This picture is one of the most interesting and accomplished examples of Boilly's grisailles, monochromatic works made 'à la manière de l'estampe', meant to mimic an engraving. The artist would often repeat an existing composition en grisaille, in imitation of an engraving - in essence painting a print of a painting. This painting is a version of a work Boilly exhibited at the 1791 Salon in Paris, the first Salon to be opened to all painters and not just members of the Academy (now in the State Pushkin Museum of Fine Arts, Moscow). It is believed that these grisailles were painted to provide models for engravings to be made to scale after his paintings. An accomplished lithographer, Boilly would have many of his most popular compositions engraved as a way to publicise his work and complement his income. It is therefore not surprising that this picture was owned by his friend, the engraver Salvatore Tresca, who translated many of his paintings into print, including L'évanouissement. The painting was part of a set of four gallant scenes en grisaille sold under the same lot in Tresca's deceased sale: Le cadeau délicat, L'instruction maternelle (both in Paris, Musée des Arts Décoratifs, on permanent loan from the Musée du Louvre), and Le billet de loterie (Anonymous sale; hôtel Drouot, 16 October 1989).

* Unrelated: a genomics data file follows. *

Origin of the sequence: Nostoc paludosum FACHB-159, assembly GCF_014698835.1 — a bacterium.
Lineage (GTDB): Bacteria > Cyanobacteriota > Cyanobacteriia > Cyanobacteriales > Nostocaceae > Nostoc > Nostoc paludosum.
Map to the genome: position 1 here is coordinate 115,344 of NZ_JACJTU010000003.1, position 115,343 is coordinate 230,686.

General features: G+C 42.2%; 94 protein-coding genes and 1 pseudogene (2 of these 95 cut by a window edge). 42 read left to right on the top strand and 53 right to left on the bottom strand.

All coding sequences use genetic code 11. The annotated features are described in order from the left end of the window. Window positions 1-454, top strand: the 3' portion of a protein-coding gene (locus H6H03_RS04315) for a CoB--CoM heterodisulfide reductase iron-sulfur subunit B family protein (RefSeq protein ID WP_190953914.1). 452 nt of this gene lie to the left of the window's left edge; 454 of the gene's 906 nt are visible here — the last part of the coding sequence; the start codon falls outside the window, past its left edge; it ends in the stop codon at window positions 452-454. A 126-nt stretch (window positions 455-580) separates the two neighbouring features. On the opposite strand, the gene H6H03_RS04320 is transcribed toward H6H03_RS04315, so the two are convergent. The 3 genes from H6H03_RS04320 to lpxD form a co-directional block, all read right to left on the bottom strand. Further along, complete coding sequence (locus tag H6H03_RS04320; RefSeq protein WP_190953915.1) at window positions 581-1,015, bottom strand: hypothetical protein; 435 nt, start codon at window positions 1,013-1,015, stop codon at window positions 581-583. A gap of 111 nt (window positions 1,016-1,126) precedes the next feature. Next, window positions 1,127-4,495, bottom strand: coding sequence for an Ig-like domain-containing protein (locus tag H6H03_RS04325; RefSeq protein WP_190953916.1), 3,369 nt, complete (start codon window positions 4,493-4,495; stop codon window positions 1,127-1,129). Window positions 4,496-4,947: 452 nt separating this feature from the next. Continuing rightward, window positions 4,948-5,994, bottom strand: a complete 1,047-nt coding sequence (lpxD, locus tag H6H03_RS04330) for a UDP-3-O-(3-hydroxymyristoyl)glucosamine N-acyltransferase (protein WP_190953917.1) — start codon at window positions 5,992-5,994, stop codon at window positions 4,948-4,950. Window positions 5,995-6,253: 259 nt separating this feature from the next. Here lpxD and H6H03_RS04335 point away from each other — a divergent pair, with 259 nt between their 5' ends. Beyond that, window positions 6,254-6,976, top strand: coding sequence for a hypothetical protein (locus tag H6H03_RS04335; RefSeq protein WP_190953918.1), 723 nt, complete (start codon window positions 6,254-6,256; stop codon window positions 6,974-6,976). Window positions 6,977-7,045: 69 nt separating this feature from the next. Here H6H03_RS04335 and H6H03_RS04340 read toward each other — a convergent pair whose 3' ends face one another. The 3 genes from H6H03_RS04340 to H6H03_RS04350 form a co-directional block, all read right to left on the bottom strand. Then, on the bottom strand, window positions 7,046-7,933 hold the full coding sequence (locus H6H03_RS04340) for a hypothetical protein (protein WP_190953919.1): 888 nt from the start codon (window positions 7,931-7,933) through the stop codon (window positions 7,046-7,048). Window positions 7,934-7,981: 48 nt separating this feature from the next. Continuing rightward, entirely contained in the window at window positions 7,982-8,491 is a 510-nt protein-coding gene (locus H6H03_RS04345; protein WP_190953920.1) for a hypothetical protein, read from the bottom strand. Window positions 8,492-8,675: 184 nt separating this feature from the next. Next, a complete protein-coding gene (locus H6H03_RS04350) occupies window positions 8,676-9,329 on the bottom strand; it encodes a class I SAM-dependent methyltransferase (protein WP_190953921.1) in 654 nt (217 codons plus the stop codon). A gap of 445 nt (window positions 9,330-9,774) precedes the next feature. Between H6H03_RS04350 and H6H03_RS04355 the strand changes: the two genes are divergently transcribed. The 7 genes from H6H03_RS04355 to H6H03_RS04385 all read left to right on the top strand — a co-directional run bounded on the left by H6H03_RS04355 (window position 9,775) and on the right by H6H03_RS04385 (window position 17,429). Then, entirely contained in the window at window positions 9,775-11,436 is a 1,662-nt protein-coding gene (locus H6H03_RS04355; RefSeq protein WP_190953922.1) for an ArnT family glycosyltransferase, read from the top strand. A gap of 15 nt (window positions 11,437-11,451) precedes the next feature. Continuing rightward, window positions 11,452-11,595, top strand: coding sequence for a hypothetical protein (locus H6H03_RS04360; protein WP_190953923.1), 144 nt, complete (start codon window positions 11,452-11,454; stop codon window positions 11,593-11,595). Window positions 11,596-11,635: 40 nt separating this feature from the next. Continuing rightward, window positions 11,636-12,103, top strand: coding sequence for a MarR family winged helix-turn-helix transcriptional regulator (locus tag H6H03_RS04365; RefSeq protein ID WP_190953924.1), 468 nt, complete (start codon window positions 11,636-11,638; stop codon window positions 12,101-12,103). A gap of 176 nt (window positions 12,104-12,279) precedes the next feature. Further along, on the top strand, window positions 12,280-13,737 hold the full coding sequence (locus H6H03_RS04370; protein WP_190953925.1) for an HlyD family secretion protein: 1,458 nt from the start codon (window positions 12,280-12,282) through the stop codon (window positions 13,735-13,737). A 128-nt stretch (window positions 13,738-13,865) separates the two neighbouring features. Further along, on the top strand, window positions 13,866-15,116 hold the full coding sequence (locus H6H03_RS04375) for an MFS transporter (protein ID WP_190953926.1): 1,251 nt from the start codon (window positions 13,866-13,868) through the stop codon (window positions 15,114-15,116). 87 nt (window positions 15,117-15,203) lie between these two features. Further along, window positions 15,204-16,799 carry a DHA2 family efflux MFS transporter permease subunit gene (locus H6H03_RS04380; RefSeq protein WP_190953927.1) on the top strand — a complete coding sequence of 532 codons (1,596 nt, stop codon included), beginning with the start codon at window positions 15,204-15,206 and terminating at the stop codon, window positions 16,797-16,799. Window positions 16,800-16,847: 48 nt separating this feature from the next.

Although he clarifies his composition by heightening the contrasts between light and shadow, Boilly endows this painting with much more than a mere guideline for an engraver. The grisailles were indeed a way for the artist to show off his skills as a consummate painter of trompe-l'oeil. Though largely self-taught, Boilly received his only documented training from the well-known trompe-l'oeil specialist Dominique Doncre. After working for a short period in Douai and Arras, Boilly moved to Paris in 1785 and throughout his entire career he retained a particular fondness for such games of optical deception. In L'évanouissement, the artist created a highly polished image with a transparency and enamel-like quality would have been almost impossible to render in print. Other notable examples of such illusionary grisailles, to which L'évanouissement can be compared, include A girl at a window (London, The National Gallery), or the equally famous Les galeries du Palais Royal (Paris, Musée Carnavalet). In both these paintings, Boilly pushed the artifice so far as to replicate the white borders of a mounted engraving, and there he inscribed his signature imitating printed letters. Similarly, L'évanouissement bears such a fanciful signature on a white margin that, originally larger, seems to have been reduced at a later date.

The present painting will be included in the forthcoming catalogue raisonné of Boilly's paintings by Etienne Breton and Pascal Zuber.